For information on the Long Term Care facilities of Berkshire Healthcare, visit their Coronavirus Website.
How does coronavirus spread?
The CDC and World Health Organization are working to determine the source of the COVID-19. As with similar viruses, this virus may be spread through droplets of fluid that a person coughs or sneezes into the air. It may be spread if an individual touches a surface with the virus on it, such as a doorknob, railing or handle, and then touches his or her mouth, nose or eyes. Information from CDC and MDPH about the exact nature of how COVID-19 spreads is still evolving.
Who is at risk for this version of the COVID-19?
If you’ve been to a place where people have been diagnosed with the virus, you are at risk for infection. As of February 28, 2020, the most significant risk population are people who:
What are the symptoms of COVID-19?
COVID-19, like other coronaviruses, causes a respiratory (lung) infection. Symptoms of this infection include:
While most people recover from this kind of infection, some infections can lead to severe disease or even death. Older people and those with pre-existing medical problems, such as diabetes, cancer or other conditions that weaken the immune system, seem to have a greater risk for severe disease. So far, children and healthy adults appear to be at less risk of severe complications.
What are the treatments? Is there a vaccine?
No antiviral treatment for COVID-19 currently exists that is known to be effective. However, supportive care to relieve flu symptoms generally may help relieve symptoms of COVID-19 as well. These include: rest, drinking lots of fluids, eating a light diet, staying at home and taking fever reducers and muscle ache relievers such as acetaminophen (e.g., Tylenol). There is no vaccine now available to protect people from infection by COVID-19 and, given the time for development, there is not likely to be one soon. Antibiotics are not effective against COVID-19 or other viruses.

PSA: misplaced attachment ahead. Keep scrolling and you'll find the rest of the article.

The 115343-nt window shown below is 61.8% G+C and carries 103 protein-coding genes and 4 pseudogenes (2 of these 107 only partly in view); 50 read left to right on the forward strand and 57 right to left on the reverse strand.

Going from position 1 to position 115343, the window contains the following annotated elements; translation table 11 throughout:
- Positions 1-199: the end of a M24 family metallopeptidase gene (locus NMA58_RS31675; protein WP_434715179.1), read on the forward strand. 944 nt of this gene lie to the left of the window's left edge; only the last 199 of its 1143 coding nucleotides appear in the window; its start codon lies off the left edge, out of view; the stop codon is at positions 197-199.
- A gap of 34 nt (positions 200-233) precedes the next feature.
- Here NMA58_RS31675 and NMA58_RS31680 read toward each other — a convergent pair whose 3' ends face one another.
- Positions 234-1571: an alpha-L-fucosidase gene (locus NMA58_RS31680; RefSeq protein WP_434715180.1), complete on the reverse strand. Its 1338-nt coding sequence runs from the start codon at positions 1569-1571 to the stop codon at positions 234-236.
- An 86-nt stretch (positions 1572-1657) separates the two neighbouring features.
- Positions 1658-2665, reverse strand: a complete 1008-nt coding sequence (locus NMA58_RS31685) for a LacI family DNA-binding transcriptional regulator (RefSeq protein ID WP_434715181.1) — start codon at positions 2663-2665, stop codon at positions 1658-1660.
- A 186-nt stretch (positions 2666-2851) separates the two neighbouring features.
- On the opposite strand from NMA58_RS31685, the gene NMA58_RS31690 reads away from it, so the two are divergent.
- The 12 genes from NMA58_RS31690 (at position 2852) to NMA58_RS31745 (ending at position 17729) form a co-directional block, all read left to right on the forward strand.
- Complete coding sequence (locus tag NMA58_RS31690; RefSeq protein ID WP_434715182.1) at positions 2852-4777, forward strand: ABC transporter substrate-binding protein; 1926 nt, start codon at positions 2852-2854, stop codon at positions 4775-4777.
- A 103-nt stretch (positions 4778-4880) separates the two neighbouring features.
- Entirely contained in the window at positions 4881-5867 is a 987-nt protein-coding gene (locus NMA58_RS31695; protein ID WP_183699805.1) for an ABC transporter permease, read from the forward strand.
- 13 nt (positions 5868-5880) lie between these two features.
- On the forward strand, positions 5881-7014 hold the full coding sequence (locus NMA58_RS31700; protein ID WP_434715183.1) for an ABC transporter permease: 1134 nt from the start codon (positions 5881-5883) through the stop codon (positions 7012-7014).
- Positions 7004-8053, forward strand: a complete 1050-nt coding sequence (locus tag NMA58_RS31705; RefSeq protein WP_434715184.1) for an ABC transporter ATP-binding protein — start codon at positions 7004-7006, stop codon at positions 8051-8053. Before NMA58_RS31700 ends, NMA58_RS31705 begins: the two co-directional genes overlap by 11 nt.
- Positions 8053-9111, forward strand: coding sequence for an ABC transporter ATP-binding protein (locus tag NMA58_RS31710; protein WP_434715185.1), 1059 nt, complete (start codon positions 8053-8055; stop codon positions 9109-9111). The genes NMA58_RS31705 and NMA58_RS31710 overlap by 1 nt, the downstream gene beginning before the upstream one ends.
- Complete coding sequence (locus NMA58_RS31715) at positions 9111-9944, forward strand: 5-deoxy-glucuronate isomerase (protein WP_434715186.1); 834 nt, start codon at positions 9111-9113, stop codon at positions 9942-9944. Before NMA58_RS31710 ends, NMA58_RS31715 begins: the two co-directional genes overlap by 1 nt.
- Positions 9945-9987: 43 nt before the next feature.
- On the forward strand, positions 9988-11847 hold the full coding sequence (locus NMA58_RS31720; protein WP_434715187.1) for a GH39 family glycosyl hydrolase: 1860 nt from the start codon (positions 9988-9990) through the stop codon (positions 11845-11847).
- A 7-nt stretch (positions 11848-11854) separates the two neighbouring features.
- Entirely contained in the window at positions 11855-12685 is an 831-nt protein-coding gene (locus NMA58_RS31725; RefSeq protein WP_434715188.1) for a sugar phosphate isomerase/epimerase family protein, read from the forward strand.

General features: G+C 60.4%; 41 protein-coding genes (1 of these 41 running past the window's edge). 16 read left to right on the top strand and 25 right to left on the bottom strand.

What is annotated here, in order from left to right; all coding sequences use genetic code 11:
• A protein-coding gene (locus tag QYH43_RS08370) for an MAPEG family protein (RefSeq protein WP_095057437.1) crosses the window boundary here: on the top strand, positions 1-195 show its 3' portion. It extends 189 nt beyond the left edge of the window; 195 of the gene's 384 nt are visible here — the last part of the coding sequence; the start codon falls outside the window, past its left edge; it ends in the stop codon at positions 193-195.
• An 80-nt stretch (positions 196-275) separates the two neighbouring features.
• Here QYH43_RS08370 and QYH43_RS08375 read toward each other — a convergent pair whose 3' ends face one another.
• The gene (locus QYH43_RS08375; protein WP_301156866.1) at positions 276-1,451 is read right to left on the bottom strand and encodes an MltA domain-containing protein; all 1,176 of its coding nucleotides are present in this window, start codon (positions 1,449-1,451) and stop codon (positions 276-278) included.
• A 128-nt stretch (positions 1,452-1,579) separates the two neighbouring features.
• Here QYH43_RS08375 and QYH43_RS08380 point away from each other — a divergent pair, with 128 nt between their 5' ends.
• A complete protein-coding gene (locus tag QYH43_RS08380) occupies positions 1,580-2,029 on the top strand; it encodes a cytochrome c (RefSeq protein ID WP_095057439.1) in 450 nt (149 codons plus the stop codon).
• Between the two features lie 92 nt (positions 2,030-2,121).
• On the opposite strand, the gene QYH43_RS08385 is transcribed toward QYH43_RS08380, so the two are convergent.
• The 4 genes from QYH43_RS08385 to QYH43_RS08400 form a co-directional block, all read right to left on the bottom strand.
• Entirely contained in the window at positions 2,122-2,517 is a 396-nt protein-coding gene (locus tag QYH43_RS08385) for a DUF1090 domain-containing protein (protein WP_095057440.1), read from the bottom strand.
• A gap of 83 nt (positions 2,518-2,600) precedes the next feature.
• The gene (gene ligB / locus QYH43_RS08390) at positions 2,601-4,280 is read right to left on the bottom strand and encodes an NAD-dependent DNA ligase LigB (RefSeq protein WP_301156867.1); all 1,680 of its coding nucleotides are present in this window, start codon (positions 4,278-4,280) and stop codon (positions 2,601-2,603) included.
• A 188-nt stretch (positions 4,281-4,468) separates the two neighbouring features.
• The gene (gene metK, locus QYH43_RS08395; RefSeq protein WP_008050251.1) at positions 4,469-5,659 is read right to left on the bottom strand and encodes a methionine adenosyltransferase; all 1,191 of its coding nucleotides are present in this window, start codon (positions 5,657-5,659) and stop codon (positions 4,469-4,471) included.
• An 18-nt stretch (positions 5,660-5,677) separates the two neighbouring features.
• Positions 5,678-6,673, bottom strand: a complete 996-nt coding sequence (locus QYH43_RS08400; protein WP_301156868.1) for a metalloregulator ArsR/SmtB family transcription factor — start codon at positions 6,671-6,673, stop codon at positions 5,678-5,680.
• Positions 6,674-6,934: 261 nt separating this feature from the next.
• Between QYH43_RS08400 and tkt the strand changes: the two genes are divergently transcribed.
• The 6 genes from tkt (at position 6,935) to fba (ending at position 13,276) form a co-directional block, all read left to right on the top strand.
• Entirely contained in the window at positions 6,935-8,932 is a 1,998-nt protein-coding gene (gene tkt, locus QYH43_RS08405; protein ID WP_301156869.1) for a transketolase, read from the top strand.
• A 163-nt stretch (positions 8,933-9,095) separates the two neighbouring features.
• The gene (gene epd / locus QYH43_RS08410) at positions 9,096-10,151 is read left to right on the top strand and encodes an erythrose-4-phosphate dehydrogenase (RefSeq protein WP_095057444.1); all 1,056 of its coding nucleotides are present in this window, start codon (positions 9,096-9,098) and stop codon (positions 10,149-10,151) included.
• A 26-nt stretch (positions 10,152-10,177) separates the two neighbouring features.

How can I protect myself and others?
Although risk in the United States from COVID-19 is currently low because of the relatively small number of people in the United States at this time who are known to have the disease, the same precautions to help prevent colds and the flu can help protect against other respiratory viruses like COVID-19, including:
Should I wear a mask when I go out in public?
The Governor's office has mandated that masks must be worn in public places in Massachusetts, including retail establishments and any other location where individuals may congregate, and in these locations social distancing must also be followed.
How do you test a person for COVID-19?
Testing for COVID-19 was initally only available through a limited number of authorized sites in the country, but more recently commercial laboratories are receiving specimens and conducting tests, and BHS has the capability, while limited, to conduct rapid testing, but this is based on the supply chain for those test kits. We also conduct drive-thru testing at Berkshire Medical Center, but this is also limited based on testing supplies, and a provider order is required, along with an appointment, which the provider can make through the call line. Testing is provided, by physician order and appointment, at BMC, the North Adams Campus of BMC, and near Fairview Hospital (10 Maple Avenue, Great Barrington) for patients who are undergoing a potential surgical procedure that had been postponed during the pandemic and is now more emergent.
What should I do if I have visited a place where COVID-19 has emerged or if I had close contact with someone who has it?
If you have been in a place where there are known occurrences of COVID-19 or you have had close contact with someone who has the virus, you should call you primary care provider for advice about whether you should partially or completely avoid contact with other people, depending on the likelihood of your meaningful exposure to individuals who are ill with the disease. You should also monitor your health for 14 days after your last possible exposure or your experience of any symptoms of flu-like conditions.
Watch for these signs and symptoms: